Editor's note: This article is part of an ongoing series in which Monte Poole will highlight a different Warriors player every day leading up to the start of training camp.
Player: Festus Ezeli
Age: 25 (turns 26 on Oct. 21)
Salary: $2 million in fourth and final season of the rookie deal Ezeli signed in 2012. The Warriors can make a qualifying offer but negotiations are under way in hopes of reaching agreement on an extension. The window closes on Oct. 31.
2014-15 in review: After missing the entire 2013-14 season with right knee surgery and rehabilitation, Ezeli spent most of the season trying to get up to speed. He played in 46 of a possible 82 games, with seven starts. He missed 16 games in the middle of the season with a sprained left ankle.
Ezeli in limited action showed appreciable improvement on the offensive end while maintaining a strong defensive presence. His footwork was visibly improved and his hands were, well, demonstrably better than the skillets they resembled when he entered the league. He advanced well enough to play key minutes in the postseason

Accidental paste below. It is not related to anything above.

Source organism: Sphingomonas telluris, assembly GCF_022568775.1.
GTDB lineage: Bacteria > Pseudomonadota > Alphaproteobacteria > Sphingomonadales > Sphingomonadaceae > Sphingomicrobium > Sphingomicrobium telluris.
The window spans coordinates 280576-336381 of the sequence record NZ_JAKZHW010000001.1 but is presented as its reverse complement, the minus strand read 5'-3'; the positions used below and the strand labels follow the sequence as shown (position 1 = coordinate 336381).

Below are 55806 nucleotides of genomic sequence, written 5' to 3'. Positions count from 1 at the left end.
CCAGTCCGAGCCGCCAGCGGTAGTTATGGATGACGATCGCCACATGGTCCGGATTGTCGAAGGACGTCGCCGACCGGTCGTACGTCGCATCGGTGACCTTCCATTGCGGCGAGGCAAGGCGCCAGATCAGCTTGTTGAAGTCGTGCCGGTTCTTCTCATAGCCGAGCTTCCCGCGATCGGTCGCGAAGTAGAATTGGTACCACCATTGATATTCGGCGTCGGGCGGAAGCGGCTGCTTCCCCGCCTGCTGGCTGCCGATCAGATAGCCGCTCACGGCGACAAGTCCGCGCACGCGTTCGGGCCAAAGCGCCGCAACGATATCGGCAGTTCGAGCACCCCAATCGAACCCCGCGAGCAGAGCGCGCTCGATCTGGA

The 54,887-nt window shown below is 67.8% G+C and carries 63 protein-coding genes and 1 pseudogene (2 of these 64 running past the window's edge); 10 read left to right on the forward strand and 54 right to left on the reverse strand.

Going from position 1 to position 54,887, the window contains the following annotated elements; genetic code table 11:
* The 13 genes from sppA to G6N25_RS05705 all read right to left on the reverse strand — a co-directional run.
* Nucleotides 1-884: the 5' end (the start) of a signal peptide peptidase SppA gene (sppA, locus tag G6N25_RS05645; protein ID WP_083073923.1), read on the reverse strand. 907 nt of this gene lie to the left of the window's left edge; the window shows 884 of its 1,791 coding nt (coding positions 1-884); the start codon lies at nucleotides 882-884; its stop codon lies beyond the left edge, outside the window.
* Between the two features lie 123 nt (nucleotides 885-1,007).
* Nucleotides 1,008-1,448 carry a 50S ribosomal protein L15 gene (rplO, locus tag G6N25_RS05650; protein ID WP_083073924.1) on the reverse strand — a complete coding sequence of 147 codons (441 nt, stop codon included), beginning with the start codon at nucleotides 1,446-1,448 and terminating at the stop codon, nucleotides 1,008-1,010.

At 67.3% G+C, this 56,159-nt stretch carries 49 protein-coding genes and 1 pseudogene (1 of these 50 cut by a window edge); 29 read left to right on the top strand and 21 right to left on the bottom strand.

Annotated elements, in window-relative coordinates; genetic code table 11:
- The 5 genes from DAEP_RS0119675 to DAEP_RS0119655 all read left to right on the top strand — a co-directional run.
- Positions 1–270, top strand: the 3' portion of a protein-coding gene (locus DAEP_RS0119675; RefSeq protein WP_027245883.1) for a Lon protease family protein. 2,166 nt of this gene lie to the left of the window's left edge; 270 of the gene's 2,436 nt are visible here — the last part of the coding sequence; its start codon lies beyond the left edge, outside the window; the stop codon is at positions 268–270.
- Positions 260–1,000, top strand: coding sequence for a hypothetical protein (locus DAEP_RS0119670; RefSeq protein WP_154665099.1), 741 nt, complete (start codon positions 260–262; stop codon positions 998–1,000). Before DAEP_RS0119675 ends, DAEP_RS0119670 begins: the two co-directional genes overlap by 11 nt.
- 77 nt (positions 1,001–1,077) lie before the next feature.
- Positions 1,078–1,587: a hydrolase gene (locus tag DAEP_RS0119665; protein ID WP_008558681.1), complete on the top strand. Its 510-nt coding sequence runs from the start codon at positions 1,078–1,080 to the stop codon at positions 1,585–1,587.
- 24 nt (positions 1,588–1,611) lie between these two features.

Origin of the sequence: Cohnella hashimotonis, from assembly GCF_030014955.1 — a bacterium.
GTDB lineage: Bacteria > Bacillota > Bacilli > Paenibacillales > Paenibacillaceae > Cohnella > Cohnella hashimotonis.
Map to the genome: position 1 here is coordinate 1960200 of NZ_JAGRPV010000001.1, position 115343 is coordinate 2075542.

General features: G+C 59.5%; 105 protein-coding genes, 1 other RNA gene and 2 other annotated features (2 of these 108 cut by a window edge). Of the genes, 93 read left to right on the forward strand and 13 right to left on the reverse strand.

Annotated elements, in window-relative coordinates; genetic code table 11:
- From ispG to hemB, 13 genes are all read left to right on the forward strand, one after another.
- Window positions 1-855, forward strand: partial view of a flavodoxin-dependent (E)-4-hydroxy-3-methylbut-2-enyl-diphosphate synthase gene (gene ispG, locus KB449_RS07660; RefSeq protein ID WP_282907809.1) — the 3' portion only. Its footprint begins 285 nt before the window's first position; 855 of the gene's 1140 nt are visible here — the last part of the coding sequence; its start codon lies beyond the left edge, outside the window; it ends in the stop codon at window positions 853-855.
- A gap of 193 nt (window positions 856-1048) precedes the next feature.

Insofar as Ezeli is relatively new to organized basketball, discovering it in his late teens, he has proved he could be a functional NBA player and a solid backup center with the potential to develop into a starter.
2015-16 outlook: Ezeli hopes, first and foremost, to be healthy for the full season. If so, he’ll likely see more action than he ever has behind starter Andrew Bogut.
Ezeli needs to continue to develop on offense, while being an overall plus on defense. The expectation is that he will be in the rotation with much more consistency than he was last season, when he had 16 DNP-CDs. Ezeli’s work in the playoffs boosted the level of confidence among the coaches and that should show.
Ezeli’s pride is evident in the dedication displayed during times when he could have been excused for going easy. He busts his tail in hopes of pleasing Hall of Famer and fellow Nigerian Hakeem Olajuwon. Ezeli wants to be a quality player and his upside continues to shine through the occasional “oops” moments.